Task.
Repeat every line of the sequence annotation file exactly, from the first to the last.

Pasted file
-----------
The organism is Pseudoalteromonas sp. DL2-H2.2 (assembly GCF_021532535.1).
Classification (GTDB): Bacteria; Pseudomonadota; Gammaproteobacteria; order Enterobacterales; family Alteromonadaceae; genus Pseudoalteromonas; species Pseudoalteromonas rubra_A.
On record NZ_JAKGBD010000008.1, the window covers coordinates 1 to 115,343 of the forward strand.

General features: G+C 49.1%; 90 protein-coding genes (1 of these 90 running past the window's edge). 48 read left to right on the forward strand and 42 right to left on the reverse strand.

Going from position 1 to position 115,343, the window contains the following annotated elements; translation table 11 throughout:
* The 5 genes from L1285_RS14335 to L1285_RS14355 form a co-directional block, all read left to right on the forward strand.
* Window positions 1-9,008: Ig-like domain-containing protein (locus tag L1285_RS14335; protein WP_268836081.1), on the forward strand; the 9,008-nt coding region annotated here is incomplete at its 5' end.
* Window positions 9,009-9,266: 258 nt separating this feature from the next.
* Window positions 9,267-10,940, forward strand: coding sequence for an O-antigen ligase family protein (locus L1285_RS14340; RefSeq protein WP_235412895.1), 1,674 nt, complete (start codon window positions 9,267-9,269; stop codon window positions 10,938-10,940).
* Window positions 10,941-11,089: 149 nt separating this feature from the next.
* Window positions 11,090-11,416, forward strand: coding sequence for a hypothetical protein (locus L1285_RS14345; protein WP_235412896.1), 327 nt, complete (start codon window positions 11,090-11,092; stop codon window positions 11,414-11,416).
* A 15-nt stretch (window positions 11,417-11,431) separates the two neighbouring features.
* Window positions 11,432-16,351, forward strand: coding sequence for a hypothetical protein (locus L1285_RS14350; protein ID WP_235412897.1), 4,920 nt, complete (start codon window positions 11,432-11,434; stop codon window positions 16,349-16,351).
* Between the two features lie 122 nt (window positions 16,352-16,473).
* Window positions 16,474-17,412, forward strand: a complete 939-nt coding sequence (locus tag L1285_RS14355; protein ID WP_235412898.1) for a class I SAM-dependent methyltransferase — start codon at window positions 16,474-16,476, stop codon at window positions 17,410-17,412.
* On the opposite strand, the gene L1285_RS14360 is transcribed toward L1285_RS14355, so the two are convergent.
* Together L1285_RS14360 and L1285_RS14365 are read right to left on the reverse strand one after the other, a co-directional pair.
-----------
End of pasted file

The organism is Pseudoalteromonas sp. DL2-H2.2 (assembly GCF_021532535.1).
Classification (GTDB): Bacteria; Pseudomonadota; Gammaproteobacteria; order Enterobacterales; family Alteromonadaceae; genus Pseudoalteromonas; species Pseudoalteromonas rubra_A.
On record NZ_JAKGBD010000008.1, the window covers coordinates 1 to 115,343 of the forward strand.

General features: G+C 49.1%; 90 protein-coding genes (1 of these 90 running past the window's edge). 48 read left to right on the forward strand and 42 right to left on the reverse strand.

Going from position 1 to position 115,343, the window contains the following annotated elements; translation table 11 throughout:
* The 5 genes from L1285_RS14335 to L1285_RS14355 form a co-directional block, all read left to right on the forward strand.
* Window positions 1-9,008: Ig-like domain-containing protein (locus tag L1285_RS14335; protein WP_268836081.1), on the forward strand; the 9,008-nt coding region annotated here is incomplete at its 5' end.
* Window positions 9,009-9,266: 258 nt separating this feature from the next.
* Window positions 9,267-10,940, forward strand: coding sequence for an O-antigen ligase family protein (locus L1285_RS14340; RefSeq protein WP_235412895.1), 1,674 nt, complete (start codon window positions 9,267-9,269; stop codon window positions 10,938-10,940).
* Window positions 10,941-11,089: 149 nt separating this feature from the next.
* Window positions 11,090-11,416, forward strand: coding sequence for a hypothetical protein (locus L1285_RS14345; protein WP_235412896.1), 327 nt, complete (start codon window positions 11,090-11,092; stop codon window positions 11,414-11,416).
* A 15-nt stretch (window positions 11,417-11,431) separates the two neighbouring features.
* Window positions 11,432-16,351, forward strand: coding sequence for a hypothetical protein (locus L1285_RS14350; protein ID WP_235412897.1), 4,920 nt, complete (start codon window positions 11,432-11,434; stop codon window positions 16,349-16,351).
* Between the two features lie 122 nt (window positions 16,352-16,473).
* Window positions 16,474-17,412, forward strand: a complete 939-nt coding sequence (locus tag L1285_RS14355; protein ID WP_235412898.1) for a class I SAM-dependent methyltransferase — start codon at window positions 16,474-16,476, stop codon at window positions 17,410-17,412.
* On the opposite strand, the gene L1285_RS14360 is transcribed toward L1285_RS14355, so the two are convergent.
* Together L1285_RS14360 and L1285_RS14365 are read right to left on the reverse strand one after the other, a co-directional pair.